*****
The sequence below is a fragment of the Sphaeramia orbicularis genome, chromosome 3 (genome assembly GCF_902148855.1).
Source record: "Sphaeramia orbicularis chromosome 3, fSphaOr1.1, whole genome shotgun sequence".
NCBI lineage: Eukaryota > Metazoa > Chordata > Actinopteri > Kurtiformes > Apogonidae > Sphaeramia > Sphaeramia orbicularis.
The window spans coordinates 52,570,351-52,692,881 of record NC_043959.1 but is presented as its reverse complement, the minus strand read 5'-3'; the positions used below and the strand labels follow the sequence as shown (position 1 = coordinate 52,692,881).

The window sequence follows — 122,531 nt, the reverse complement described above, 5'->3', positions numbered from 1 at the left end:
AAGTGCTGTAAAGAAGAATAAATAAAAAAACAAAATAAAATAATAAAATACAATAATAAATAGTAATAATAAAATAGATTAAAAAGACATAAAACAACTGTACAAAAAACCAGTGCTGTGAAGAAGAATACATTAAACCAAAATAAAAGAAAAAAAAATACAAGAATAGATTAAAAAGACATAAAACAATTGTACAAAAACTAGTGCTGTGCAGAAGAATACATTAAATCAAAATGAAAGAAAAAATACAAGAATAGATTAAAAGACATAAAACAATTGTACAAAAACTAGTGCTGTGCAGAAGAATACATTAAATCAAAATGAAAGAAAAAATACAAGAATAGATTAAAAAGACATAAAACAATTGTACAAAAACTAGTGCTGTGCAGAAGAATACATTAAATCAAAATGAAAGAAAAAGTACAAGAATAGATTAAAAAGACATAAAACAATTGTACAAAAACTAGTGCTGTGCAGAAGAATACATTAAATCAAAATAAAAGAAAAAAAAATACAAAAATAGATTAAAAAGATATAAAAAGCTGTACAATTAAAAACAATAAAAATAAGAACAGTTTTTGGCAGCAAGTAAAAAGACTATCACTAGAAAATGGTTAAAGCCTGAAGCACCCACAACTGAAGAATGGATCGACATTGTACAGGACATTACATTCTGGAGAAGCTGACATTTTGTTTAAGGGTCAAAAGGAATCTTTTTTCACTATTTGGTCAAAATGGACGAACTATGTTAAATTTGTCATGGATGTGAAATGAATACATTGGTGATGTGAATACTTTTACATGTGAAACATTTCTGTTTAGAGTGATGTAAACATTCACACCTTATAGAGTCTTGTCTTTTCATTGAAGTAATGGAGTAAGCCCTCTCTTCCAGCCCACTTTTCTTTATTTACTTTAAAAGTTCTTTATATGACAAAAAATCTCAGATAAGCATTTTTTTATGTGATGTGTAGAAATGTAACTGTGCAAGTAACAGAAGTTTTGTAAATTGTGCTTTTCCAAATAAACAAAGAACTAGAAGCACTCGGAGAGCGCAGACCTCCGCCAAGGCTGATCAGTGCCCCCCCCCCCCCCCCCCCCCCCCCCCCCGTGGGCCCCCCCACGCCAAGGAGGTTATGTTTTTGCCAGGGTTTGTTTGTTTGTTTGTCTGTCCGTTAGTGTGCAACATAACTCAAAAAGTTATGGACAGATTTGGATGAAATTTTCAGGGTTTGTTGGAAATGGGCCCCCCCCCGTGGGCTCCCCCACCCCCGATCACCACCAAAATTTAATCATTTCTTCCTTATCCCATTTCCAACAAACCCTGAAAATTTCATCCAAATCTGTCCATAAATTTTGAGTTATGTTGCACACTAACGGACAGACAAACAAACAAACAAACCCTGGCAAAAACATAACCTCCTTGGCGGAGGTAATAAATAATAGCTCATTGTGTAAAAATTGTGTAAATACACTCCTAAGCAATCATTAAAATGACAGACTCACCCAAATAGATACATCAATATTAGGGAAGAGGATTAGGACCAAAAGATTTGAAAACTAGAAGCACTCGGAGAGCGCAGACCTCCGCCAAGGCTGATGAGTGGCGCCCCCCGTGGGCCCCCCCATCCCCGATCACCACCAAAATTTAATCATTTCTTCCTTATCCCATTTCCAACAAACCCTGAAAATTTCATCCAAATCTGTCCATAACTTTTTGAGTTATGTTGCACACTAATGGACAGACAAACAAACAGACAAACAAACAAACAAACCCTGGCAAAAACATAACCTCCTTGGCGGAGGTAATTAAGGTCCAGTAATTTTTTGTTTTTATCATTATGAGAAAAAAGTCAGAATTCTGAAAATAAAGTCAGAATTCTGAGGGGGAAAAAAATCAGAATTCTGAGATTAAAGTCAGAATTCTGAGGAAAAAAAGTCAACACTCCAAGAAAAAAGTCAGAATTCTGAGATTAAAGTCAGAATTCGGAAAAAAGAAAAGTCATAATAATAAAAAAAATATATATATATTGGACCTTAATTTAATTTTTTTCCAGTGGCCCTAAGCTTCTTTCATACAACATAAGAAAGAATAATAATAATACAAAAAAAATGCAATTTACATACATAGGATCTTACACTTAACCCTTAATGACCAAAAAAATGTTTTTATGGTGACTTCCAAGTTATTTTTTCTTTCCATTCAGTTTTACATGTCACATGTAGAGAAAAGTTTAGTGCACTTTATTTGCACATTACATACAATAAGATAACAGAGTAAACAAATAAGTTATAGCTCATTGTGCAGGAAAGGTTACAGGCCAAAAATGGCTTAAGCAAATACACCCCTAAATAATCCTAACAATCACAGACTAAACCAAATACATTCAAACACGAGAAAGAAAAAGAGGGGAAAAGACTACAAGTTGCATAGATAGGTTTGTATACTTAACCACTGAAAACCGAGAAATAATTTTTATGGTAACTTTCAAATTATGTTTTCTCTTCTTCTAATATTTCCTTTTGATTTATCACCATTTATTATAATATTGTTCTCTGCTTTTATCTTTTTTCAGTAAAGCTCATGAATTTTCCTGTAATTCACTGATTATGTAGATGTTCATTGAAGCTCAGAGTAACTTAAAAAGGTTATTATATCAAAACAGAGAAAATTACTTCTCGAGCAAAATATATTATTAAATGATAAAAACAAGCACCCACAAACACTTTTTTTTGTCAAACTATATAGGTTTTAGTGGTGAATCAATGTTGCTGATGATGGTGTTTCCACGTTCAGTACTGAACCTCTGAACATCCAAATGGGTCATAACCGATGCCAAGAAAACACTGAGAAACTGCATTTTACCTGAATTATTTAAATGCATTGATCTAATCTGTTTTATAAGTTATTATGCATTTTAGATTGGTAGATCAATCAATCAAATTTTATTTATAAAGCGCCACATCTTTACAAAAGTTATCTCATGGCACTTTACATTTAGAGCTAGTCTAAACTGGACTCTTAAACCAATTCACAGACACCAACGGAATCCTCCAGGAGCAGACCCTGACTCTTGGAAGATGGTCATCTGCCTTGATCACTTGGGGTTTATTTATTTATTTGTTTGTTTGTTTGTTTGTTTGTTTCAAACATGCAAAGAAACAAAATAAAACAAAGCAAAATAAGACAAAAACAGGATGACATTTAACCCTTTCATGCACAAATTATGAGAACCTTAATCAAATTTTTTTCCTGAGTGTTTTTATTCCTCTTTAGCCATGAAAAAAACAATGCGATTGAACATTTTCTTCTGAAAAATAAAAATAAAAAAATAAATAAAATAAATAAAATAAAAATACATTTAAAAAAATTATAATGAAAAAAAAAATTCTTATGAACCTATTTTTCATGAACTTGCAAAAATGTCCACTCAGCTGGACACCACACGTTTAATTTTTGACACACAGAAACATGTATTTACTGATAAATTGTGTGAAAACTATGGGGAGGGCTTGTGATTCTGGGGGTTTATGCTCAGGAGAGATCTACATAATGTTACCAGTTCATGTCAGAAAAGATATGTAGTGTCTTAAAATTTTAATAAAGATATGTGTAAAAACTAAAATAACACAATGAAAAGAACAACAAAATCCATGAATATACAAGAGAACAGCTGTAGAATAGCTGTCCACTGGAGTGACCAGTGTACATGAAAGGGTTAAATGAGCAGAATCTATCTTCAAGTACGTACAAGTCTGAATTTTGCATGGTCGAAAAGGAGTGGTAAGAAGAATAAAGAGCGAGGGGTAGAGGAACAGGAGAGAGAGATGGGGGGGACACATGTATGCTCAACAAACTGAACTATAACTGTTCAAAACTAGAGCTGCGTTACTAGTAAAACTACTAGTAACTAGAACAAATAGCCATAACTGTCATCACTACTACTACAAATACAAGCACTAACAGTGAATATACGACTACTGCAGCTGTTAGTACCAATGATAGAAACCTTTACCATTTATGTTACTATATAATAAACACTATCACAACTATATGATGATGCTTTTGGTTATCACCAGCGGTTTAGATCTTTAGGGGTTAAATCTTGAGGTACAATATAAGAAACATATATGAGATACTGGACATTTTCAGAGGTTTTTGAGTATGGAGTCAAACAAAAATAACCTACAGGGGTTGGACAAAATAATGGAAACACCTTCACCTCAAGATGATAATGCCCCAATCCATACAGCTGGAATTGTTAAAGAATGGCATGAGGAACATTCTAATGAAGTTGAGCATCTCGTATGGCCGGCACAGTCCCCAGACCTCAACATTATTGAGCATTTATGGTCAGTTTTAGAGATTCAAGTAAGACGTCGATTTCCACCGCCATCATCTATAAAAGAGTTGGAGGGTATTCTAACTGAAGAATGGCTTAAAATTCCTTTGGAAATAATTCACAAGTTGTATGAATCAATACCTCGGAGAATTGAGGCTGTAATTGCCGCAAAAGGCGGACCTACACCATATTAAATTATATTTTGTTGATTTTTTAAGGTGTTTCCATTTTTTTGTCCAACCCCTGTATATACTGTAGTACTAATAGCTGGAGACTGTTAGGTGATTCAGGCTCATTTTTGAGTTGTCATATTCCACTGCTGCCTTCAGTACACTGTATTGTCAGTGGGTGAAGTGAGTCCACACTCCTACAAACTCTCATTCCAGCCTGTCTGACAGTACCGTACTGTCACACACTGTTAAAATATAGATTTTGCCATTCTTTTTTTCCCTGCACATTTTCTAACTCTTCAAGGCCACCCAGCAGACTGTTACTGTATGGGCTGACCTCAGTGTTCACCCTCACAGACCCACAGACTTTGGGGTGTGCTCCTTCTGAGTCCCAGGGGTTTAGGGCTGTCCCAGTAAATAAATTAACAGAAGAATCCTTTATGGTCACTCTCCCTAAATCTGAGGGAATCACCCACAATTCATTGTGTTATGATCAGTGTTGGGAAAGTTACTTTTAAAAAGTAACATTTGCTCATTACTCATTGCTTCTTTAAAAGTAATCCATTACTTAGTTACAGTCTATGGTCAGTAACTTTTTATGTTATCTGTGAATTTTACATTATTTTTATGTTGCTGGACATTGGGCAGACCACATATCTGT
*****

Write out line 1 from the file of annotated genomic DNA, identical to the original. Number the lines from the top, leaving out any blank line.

The sequence below is a fragment of the Sphaeramia orbicularis genome, chromosome 3 (genome assembly GCF_902148855.1).